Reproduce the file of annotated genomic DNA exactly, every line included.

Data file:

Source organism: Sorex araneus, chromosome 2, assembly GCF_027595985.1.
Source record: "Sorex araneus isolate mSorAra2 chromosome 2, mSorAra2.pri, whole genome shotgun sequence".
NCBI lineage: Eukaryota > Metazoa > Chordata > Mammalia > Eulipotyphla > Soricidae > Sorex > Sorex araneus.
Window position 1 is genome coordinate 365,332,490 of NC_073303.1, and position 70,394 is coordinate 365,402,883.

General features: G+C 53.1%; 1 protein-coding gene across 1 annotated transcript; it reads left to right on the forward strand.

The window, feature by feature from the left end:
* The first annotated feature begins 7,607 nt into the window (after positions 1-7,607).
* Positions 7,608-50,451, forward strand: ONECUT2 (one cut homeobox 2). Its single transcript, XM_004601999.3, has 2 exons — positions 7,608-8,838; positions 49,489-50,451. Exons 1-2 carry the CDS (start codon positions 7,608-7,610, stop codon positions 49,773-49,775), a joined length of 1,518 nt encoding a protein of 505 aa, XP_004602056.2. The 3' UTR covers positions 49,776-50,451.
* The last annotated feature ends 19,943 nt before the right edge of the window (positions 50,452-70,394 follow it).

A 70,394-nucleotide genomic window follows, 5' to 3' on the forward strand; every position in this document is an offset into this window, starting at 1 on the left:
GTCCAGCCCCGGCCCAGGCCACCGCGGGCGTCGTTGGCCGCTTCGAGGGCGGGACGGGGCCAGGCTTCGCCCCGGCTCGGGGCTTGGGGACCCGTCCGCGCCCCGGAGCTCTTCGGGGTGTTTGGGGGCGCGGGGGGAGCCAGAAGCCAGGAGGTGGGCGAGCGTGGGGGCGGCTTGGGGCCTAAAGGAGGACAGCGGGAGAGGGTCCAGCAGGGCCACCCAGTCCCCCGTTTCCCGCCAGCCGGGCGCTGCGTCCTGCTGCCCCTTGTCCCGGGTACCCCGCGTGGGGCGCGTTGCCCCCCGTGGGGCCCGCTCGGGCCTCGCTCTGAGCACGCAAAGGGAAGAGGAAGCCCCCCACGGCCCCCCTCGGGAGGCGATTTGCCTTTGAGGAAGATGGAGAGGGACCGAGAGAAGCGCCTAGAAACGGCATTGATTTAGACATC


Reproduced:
Source organism: Sorex araneus, chromosome 2, assembly GCF_027595985.1.
Source record: "Sorex araneus isolate mSorAra2 chromosome 2, mSorAra2.pri, whole genome shotgun sequence".
NCBI lineage: Eukaryota > Metazoa > Chordata > Mammalia > Eulipotyphla > Soricidae > Sorex > Sorex araneus.
Window position 1 is genome coordinate 365,332,490 of NC_073303.1, and position 70,394 is coordinate 365,402,883.

General features: G+C 53.1%; 1 protein-coding gene across 1 annotated transcript; it reads left to right on the forward strand.

The window, feature by feature from the left end:
* The first annotated feature begins 7,607 nt into the window (after positions 1-7,607).
* Positions 7,608-50,451, forward strand: ONECUT2 (one cut homeobox 2). Its single transcript, XM_004601999.3, has 2 exons — positions 7,608-8,838; positions 49,489-50,451. Exons 1-2 carry the CDS (start codon positions 7,608-7,610, stop codon positions 49,773-49,775), a joined length of 1,518 nt encoding a protein of 505 aa, XP_004602056.2. The 3' UTR covers positions 49,776-50,451.
* The last annotated feature ends 19,943 nt before the right edge of the window (positions 50,452-70,394 follow it).

A 70,394-nucleotide genomic window follows, 5' to 3' on the forward strand; every position in this document is an offset into this window, starting at 1 on the left:
GTCCAGCCCCGGCCCAGGCCACCGCGGGCGTCGTTGGCCGCTTCGAGGGCGGGACGGGGCCAGGCTTCGCCCCGGCTCGGGGCTTGGGGACCCGTCCGCGCCCCGGAGCTCTTCGGGGTGTTTGGGGGCGCGGGGGGAGCCAGAAGCCAGGAGGTGGGCGAGCGTGGGGGCGGCTTGGGGCCTAAAGGAGGACAGCGGGAGAGGGTCCAGCAGGGCCACCCAGTCCCCCGTTTCCCGCCAGCCGGGCGCTGCGTCCTGCTGCCCCTTGTCCCGGGTACCCCGCGTGGGGCGCGTTGCCCCCCGTGGGGCCCGCTCGGGCCTCGCTCTGAGCACGCAAAGGGAAGAGGAAGCCCCCCACGGCCCCCCTCGGGAGGCGATTTGCCTTTGAGGAAGATGGAGAGGGACCGAGAGAAGCGCCTAGAAACGGCATTGATTTAGACATC